Pandemic Flu

What is the difference between pandemic flu and ordinary flu?

A pandemic is a rapidly-spreading epidemic that affects most countries and regions of the world. The symptoms of pandemic influenza are similar to those of ‘ordinary’ flu but are usually more severe.

Ordinary Flu

  • Occurs every year during the winter
  • Affects up to about 10% of the population
  • For most people it is an unpleasant but not life threatening infection
  • The very young, the very old and people with certain chronic illnesses are most at risk of serious illness
  • Annual vaccination is available for those at risk of serious illness
  • Antiviral drugs are available to treat those at special risk

Pandemic Flu

  • Occurs about three times each century at any time of the year
  • May affect around 25% of the population
  • It is a more serious infection for everyone
  • People of every age may be at risk of serious illness
  • A vaccine won’t be available to start with. When it does become available the aim will be to immunise the whole population as rapidly as possible as vaccine supplies come through
  • Antiviral drugs are likely to be in limited supply and will have to be used to best effect according to how the disease develops.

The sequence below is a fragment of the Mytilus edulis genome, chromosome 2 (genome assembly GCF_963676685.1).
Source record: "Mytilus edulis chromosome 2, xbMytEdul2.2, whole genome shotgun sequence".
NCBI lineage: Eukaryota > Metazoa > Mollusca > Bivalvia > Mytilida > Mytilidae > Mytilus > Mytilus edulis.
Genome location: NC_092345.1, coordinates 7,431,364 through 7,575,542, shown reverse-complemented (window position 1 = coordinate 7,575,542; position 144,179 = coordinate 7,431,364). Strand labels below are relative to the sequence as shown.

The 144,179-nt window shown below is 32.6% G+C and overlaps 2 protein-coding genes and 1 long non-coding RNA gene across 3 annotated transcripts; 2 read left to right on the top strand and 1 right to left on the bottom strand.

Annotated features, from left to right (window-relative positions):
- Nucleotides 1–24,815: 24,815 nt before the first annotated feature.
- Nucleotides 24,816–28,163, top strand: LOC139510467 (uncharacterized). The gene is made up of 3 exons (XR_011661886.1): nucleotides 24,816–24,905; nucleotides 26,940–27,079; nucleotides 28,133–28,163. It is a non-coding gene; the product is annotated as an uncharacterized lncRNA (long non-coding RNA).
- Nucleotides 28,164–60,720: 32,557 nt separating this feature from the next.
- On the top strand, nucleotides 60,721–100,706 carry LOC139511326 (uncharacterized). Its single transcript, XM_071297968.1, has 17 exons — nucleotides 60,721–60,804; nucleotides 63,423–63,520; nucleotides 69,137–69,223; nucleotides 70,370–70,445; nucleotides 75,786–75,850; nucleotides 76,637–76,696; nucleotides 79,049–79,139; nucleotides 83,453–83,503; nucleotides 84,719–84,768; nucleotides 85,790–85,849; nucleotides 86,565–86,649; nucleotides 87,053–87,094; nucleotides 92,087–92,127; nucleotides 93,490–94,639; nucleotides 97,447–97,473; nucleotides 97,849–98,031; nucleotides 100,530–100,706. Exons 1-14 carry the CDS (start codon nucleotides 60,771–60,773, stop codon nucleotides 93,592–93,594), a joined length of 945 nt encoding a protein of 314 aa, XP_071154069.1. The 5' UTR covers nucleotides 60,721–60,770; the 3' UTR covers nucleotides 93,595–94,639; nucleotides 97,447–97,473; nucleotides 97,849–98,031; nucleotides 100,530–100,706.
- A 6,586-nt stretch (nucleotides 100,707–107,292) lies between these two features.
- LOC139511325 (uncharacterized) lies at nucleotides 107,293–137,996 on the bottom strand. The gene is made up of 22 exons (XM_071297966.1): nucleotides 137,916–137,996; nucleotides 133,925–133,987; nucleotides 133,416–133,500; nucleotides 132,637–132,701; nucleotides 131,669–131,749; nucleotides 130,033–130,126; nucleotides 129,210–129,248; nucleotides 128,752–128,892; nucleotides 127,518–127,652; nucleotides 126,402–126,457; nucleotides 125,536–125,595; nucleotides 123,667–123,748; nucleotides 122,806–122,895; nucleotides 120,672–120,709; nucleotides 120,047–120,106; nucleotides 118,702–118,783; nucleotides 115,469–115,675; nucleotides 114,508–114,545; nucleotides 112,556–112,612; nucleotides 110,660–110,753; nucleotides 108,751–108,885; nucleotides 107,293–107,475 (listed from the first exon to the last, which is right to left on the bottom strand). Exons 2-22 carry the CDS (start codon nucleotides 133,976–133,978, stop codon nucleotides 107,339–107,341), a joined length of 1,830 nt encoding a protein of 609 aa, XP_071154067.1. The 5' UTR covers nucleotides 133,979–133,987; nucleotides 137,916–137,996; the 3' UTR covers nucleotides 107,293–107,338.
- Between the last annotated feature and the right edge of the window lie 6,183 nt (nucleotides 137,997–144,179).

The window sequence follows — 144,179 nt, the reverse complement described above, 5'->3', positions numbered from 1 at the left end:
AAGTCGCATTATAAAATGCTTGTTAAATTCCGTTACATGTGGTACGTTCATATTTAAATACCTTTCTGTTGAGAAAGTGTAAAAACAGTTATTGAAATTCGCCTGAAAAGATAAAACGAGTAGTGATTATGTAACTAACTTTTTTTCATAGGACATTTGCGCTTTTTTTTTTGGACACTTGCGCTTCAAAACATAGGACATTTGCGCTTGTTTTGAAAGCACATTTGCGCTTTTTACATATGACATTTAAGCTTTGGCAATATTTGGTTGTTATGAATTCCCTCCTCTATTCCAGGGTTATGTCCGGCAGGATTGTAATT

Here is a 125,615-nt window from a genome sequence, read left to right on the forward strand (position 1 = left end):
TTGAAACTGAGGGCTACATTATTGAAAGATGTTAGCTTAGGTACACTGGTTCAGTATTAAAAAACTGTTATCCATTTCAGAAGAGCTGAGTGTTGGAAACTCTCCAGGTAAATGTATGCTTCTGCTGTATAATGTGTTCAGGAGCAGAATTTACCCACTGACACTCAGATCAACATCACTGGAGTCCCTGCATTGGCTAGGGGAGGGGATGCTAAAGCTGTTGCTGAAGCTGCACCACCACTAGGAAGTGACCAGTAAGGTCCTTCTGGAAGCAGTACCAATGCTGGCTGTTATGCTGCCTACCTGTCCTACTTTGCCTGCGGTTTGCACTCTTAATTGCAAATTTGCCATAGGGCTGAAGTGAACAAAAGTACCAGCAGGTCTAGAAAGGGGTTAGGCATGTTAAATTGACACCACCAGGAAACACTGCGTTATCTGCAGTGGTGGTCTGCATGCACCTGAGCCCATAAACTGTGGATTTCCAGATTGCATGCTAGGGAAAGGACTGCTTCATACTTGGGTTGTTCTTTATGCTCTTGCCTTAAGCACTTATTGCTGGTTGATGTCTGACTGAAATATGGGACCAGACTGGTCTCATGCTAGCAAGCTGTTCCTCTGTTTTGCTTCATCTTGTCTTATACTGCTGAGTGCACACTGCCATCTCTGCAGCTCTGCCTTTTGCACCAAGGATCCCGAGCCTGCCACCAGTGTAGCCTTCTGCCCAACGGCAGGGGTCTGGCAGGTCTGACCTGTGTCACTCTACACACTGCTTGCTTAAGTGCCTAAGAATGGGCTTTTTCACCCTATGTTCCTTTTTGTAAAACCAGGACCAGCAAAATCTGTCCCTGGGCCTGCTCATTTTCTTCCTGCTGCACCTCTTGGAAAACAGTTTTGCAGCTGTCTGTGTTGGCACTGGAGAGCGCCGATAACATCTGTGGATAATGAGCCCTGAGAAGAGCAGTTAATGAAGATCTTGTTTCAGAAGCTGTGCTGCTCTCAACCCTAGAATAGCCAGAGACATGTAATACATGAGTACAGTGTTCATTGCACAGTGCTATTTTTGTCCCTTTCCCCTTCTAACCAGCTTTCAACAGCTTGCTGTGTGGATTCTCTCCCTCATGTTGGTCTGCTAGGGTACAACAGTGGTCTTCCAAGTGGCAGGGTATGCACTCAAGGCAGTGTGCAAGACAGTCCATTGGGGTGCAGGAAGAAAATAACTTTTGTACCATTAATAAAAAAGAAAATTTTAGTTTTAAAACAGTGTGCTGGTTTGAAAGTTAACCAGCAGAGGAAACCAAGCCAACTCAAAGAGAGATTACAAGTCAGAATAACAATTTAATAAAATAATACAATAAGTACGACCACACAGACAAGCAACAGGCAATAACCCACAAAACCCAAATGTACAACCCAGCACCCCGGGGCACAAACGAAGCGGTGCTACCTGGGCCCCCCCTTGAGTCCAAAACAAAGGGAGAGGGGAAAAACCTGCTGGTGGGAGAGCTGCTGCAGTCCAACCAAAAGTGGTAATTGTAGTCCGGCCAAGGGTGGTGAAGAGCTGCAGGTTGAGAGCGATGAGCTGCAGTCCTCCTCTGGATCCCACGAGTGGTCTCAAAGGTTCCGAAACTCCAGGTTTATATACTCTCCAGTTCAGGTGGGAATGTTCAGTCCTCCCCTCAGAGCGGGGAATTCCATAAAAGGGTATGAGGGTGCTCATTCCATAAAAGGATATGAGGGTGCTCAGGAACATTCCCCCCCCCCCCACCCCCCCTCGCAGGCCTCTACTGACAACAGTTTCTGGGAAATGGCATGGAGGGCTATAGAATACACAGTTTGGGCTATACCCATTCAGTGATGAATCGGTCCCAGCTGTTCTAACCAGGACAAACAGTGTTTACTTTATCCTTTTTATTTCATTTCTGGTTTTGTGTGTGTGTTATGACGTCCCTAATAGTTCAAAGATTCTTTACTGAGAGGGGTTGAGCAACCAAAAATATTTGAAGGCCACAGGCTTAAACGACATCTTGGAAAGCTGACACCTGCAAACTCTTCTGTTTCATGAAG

It is difficult to say just how serious a pandemic will be. It depends on how easily the particular virus spreads, which age groups are affected most, the severity of the symptoms it produces, and how many deaths it causes. It is likely that pandemic flu will affect far more people than ordinary flu.

Around a quarter of the population could have been affected by the end of the pandemic (which may occur in two waves of infection several months apart, each lasting about two to three months). It is also likely to be a more serious illness. And the vaccine against ordinary flu will not protect against pandemic flu.

What you can do

There are three main ways of preventing flu – good hygiene, flu vaccination and antiviral medicines.

Preventing the spread of germs is the most effective way of slowing the spread of flu and good hygiene is the key to this. Always:

  • Make sure you wash your hands regularly with soap and water
  • Clean surfaces such as your keyboard, telephone and door handles regularly to get rid of germs
  • Use tissues to cover your mouth and nose when you cough or sneeze
  • Put used tissues in a bin as soon as possible

In the event of a flu pandemic, ensure you comply with the flu vaccination programme.